Loretta Lynch

Just in the final stretch of becoming the nation’s first Black woman attorney general — poised to replace Eric Holder, the first Black male AG — Lynch now finds her political fate bound and tangled up. — AP Photo

The irony could have never been this bitter for Loretta Lynch. Just in the final stretch of becoming the nation’s first Black woman attorney general — poised to replace Eric Holder, the first Black male AG — Lynch now finds her political fate bound and tangled up in, of all things, a human trafficking bill.

Lynch should have been confirmed last week, but that didn’t happen. Instead, Senate Majority Leader Mitch McConnell (R-KY), seeking to save face with a doubtful Republican caucus that watched him bungle near-government-shutdown spats over immigration and the budget, abruptly reneged on his promise to hold a final vote on the nominee even as her nomination slid almost effortlessly out of committee.

The always prickly subject of abortion had entered the Senate scene as the next in a string of bizarre snags delaying Lynch’s confirmation. Prepped to pass a bi-partisan bill bolstering the national fight against human trafficking, Senate Democrats caught Senate Republicans sneaking a controversial anti-abortion amendment into the bill.

All parliamentary hell soon broke loose.

As a result, a four-month trek for Lynch has exploded into unwanted historical markers and symbolic histrionics. Democrats, already under pressure from anxious pro-choice groups watching their cause gradually melt in the states, pitched proverbial last stands against passing it. Republicans, under an equal amount of pressure from their pro-life right, held ground on passing the bill with the amendment, but throwing in Lynch’s nomination as a hostage against Democratic resistance.

How Lynch’s nomination got stuck in a seemingly unrelated legislative fight over a Senate bill continues to perplex numerous observers. After all, her Senate Judiciary Committee confirmation hearing was among the most uneventful in recent history save the dozens of references to her outgoing predecessor Eric Holder. Even Holder, visibly fatigued and ready to exit from a record-holding six years of service as chief of the most powerful law enforcement agency on the planet, couldn’t help but joke at a recent midday Washington event that he was “feeling love there that I haven’t felt for some time.”

“It’s almost as if Republicans in Congress have discovered a new fondness for me,” said Holder to friendly audience laughter.

The problem is they haven’t. Stunning many pundits and also perturbed Lynch supporters is the fact that there’s really no battle over her qualifications. With the exception of easily reconcilable concerns over Lynch’s expert legal opinion on her boss’ immigration executive order and insider questions over her role in a global bank probe, Lynch is universally viewed (even by many Republicans) as one of the more qualified AG picks in modern history.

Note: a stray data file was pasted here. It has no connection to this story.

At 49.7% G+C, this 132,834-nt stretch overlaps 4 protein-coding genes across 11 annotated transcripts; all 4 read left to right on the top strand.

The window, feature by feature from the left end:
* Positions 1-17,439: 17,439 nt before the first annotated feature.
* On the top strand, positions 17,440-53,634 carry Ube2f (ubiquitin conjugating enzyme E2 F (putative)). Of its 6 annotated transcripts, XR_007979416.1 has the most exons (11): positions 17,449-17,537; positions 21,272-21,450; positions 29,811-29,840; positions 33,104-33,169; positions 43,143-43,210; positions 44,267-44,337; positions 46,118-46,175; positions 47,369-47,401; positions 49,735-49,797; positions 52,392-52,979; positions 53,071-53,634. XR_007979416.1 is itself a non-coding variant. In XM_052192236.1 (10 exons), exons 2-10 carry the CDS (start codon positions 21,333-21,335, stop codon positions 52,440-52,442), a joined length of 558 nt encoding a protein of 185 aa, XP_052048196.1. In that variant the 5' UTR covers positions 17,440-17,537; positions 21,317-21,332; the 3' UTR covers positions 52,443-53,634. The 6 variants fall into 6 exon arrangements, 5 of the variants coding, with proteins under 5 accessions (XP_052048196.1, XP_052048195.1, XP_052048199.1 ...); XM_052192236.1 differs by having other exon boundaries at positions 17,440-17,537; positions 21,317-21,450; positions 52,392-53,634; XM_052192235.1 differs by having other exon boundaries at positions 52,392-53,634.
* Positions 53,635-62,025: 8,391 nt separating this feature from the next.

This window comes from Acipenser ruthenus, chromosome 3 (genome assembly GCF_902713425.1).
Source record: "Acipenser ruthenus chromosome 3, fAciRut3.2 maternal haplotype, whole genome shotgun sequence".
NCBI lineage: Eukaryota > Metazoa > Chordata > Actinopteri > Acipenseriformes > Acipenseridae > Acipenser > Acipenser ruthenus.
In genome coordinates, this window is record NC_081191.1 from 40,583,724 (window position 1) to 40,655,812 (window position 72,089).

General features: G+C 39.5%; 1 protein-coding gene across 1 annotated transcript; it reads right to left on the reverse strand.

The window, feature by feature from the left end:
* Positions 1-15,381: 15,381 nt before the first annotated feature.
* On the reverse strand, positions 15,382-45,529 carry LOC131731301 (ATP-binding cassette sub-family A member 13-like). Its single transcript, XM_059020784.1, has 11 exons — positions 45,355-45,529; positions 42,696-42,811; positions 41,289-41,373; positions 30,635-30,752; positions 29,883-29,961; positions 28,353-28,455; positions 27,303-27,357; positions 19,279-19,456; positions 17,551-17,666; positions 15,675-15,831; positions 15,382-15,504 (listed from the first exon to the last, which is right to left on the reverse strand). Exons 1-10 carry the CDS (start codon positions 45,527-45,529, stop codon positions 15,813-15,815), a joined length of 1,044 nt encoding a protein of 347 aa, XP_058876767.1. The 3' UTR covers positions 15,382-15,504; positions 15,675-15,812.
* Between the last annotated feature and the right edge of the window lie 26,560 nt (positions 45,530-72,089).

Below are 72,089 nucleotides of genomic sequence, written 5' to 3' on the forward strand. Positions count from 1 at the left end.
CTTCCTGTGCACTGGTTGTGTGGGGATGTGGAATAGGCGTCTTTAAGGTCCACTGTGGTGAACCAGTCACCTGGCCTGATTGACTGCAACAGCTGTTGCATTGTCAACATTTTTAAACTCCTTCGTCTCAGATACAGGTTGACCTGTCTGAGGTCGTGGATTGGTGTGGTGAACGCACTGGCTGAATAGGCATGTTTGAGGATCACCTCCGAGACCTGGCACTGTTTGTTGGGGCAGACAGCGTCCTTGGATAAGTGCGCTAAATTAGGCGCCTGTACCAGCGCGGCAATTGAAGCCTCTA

“People looked at her qualifications and just said, ultimately, she’s got the background, temperament and poise to serve,” argues Michele Jawando, Vice President of the Center for American Progress’ Legal Progress project. “No one objected to her during the vetting or confirmation hearing stage.”

“So, what we’re seeing now is the obstruction and brokenness that is our political process,” adds Jawando, frustrated that Lynch is now entering unwanted territory. By Monday, her nomination will be the longest held on the Senate floor in U.S. history. The longest overall confirmation process still belongs to Edwin Meese in 1985, President Ronald Reagan’s nominee who spent 13-months in Senate purgatory over ethics allegations.

Still, Lynch’s 134-day confirmation journey (as of this Sunday’s Tribune) is now twice the length of time it took for Holder.

And yet Lynch isn’t even facing questions over her conduct or her ethics.

“The one thing these excuses all have in common is that none of them have anything to do with the nominee herself,” said Wade Henderson, president and CEO of The Leadership Conference on Civil and Human Rights, during a conference call with a number of Black political heavyweights blasting Republicans for the delay. “We know that senators can walk and chew gum at the same time. This is just the latest turn in what has been the most mishandled and manipulated confirmation process in memory.”

That “mishandled” four-month dispute has now led to the North Carolina-born and bred descendant of slaves forced to watch her nomination decided by a political cat fight over hidden provisions in a Senate bill addressing modern human slavery. And when it couldn’t get any worse for Lynch (who is, herself, known as a staunch advocate on human trafficking issues), thornier topics of race and gender show up as both parties dig in for an epic tussle over her fate.